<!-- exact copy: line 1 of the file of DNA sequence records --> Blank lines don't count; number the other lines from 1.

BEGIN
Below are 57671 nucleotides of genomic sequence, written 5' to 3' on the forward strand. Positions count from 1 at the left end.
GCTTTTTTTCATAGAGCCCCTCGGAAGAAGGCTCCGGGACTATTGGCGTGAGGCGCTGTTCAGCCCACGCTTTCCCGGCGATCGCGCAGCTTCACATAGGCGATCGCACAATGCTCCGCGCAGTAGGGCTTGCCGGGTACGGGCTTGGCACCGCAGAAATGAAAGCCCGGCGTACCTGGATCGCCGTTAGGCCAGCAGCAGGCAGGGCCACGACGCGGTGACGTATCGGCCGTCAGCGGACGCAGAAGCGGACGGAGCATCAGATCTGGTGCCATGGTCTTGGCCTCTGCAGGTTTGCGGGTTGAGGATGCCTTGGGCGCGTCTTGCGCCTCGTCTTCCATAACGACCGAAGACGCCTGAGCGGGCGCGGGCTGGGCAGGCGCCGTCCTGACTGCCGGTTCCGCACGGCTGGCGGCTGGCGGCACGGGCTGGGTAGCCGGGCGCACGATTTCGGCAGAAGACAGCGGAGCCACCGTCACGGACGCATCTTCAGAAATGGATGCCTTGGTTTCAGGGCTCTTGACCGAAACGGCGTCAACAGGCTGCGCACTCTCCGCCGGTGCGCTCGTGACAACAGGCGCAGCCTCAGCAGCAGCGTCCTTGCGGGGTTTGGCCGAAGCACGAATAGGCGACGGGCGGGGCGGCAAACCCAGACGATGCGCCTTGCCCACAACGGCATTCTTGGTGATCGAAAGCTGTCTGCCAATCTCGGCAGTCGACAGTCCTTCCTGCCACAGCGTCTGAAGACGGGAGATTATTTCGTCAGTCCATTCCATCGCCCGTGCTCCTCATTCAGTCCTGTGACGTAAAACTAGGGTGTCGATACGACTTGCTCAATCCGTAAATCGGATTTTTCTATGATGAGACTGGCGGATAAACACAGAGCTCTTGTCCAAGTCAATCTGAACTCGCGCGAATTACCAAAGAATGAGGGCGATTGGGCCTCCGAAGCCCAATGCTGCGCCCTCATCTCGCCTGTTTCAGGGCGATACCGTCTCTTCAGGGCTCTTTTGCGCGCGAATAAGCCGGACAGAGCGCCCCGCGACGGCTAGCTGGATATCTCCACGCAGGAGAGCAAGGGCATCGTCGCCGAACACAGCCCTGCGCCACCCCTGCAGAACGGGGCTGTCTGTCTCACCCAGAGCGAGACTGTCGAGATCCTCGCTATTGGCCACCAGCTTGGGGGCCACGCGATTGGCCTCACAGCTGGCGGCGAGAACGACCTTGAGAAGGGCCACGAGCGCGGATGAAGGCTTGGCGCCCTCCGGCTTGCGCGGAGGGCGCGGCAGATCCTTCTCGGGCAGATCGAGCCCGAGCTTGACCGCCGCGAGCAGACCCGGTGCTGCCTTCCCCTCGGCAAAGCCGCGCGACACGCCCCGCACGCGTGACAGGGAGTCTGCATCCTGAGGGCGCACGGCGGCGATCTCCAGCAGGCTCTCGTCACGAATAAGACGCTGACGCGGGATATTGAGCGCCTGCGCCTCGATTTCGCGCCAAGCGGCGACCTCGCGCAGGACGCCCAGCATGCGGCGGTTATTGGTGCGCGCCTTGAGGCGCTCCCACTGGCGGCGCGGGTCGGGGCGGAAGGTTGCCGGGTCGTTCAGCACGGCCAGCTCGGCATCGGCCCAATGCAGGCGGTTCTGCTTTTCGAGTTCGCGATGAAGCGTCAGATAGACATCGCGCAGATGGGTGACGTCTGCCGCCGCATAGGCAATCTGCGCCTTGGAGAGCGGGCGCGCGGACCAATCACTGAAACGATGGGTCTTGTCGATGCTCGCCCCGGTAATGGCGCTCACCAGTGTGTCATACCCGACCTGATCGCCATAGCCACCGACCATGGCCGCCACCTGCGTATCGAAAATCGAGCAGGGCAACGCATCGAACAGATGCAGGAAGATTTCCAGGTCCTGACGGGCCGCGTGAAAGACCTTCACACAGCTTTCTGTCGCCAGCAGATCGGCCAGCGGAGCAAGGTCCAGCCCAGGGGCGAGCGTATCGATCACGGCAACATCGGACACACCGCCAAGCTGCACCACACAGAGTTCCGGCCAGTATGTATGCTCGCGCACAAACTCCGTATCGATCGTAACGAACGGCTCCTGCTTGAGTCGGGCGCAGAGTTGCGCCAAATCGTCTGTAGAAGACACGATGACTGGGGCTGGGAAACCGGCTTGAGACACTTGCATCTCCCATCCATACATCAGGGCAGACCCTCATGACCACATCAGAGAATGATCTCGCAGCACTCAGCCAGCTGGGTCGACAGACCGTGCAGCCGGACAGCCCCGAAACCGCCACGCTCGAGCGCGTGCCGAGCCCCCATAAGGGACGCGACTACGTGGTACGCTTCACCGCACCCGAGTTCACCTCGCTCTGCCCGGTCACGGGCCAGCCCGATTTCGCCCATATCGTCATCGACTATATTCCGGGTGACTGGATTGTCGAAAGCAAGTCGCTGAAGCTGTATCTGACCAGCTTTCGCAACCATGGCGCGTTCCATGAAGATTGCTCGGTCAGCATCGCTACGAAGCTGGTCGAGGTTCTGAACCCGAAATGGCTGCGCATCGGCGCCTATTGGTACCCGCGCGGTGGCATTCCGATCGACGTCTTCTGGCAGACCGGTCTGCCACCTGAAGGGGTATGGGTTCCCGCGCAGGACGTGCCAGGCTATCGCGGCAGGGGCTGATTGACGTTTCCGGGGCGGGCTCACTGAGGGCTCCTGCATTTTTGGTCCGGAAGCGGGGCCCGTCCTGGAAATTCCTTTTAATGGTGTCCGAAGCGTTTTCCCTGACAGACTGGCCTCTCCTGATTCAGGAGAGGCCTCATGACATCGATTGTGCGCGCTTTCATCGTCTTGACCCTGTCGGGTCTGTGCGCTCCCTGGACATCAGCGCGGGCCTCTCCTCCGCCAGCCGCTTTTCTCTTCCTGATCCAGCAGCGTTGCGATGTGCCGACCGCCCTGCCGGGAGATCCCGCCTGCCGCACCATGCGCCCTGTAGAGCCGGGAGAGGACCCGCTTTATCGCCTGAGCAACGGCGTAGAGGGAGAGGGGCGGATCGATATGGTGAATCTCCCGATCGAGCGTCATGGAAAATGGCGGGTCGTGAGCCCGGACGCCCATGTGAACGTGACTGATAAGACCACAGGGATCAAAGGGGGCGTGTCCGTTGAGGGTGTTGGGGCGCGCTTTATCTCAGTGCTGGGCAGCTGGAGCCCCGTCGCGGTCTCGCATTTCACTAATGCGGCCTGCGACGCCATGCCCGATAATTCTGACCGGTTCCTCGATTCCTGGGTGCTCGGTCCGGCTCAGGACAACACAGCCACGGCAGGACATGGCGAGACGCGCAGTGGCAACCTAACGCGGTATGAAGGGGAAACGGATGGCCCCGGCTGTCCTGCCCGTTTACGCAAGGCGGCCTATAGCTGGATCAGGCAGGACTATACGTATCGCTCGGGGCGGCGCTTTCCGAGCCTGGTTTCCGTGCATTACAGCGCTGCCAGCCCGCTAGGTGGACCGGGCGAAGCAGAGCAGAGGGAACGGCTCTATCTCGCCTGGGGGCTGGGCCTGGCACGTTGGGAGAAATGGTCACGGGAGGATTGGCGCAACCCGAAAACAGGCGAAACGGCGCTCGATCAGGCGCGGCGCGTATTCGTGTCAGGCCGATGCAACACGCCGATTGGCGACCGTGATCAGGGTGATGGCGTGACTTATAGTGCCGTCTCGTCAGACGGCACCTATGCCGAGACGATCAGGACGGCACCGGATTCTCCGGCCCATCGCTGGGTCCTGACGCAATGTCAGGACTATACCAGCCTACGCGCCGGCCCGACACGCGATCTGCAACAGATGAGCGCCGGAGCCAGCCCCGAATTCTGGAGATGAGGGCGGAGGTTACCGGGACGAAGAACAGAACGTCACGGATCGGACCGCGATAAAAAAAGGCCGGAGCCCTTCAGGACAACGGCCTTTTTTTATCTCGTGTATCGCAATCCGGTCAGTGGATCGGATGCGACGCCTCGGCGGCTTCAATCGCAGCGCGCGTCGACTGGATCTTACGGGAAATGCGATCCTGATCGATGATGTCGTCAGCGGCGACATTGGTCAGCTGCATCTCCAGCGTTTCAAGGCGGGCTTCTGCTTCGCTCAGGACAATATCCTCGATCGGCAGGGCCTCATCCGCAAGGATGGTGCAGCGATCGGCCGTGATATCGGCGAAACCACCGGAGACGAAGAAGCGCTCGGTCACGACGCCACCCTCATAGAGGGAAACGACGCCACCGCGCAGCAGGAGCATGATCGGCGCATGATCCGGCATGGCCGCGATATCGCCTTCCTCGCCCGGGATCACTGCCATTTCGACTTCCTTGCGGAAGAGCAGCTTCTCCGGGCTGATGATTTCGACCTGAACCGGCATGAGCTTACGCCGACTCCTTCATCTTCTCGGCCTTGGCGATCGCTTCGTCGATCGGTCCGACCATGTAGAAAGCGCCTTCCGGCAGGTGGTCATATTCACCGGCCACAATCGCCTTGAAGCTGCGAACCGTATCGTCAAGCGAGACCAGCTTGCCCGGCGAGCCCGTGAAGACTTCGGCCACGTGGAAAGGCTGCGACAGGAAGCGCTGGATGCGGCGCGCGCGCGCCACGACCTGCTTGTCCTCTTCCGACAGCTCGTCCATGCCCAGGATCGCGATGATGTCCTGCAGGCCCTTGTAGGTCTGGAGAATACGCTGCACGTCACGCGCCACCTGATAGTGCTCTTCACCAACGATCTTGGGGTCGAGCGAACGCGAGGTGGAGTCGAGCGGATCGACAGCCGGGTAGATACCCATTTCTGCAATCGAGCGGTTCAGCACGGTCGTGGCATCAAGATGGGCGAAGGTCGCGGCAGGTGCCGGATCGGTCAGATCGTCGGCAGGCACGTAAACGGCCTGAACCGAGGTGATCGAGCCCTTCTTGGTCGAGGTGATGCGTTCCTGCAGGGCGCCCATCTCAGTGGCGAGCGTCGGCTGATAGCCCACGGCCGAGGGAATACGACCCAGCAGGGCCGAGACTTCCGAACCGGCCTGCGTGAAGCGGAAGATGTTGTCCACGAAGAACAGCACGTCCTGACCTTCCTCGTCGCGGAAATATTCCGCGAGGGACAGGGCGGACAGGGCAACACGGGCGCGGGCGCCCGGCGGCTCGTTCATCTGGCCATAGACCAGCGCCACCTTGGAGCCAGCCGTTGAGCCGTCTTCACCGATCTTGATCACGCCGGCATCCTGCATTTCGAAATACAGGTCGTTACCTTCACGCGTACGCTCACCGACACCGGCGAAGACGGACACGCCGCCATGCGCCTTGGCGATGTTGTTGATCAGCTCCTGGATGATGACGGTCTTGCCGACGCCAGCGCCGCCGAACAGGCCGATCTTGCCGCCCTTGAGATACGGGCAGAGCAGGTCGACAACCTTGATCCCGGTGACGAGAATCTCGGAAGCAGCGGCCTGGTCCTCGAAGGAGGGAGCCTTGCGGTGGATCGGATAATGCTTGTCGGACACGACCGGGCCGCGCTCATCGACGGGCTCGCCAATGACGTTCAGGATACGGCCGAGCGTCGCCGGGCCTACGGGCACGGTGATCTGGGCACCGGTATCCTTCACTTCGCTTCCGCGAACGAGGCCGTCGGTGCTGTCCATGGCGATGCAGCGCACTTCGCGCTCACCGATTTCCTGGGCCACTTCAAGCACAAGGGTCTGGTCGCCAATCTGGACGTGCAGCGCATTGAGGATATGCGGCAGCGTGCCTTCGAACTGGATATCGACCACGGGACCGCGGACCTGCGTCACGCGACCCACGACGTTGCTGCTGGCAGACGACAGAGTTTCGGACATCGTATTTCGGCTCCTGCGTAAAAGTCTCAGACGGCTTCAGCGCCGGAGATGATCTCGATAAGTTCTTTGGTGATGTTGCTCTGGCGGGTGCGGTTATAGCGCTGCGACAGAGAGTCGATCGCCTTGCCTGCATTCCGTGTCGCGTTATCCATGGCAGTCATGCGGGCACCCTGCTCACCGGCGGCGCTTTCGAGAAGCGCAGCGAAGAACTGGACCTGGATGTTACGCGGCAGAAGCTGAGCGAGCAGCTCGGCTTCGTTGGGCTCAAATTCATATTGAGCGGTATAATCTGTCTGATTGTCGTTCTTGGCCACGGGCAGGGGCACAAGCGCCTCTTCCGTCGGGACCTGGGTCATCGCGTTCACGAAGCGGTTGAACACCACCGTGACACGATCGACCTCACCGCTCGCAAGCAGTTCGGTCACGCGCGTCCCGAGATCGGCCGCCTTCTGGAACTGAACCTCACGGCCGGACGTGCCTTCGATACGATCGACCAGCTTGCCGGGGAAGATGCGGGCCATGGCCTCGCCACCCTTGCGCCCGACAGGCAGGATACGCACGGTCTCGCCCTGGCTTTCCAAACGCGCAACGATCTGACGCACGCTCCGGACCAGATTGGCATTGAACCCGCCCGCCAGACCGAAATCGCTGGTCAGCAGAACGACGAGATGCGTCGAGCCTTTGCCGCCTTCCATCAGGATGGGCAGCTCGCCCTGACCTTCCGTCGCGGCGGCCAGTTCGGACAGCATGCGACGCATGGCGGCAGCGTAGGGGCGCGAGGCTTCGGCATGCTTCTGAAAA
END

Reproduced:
Below are 57671 nucleotides of genomic sequence, written 5' to 3' on the forward strand. Positions count from 1 at the left end.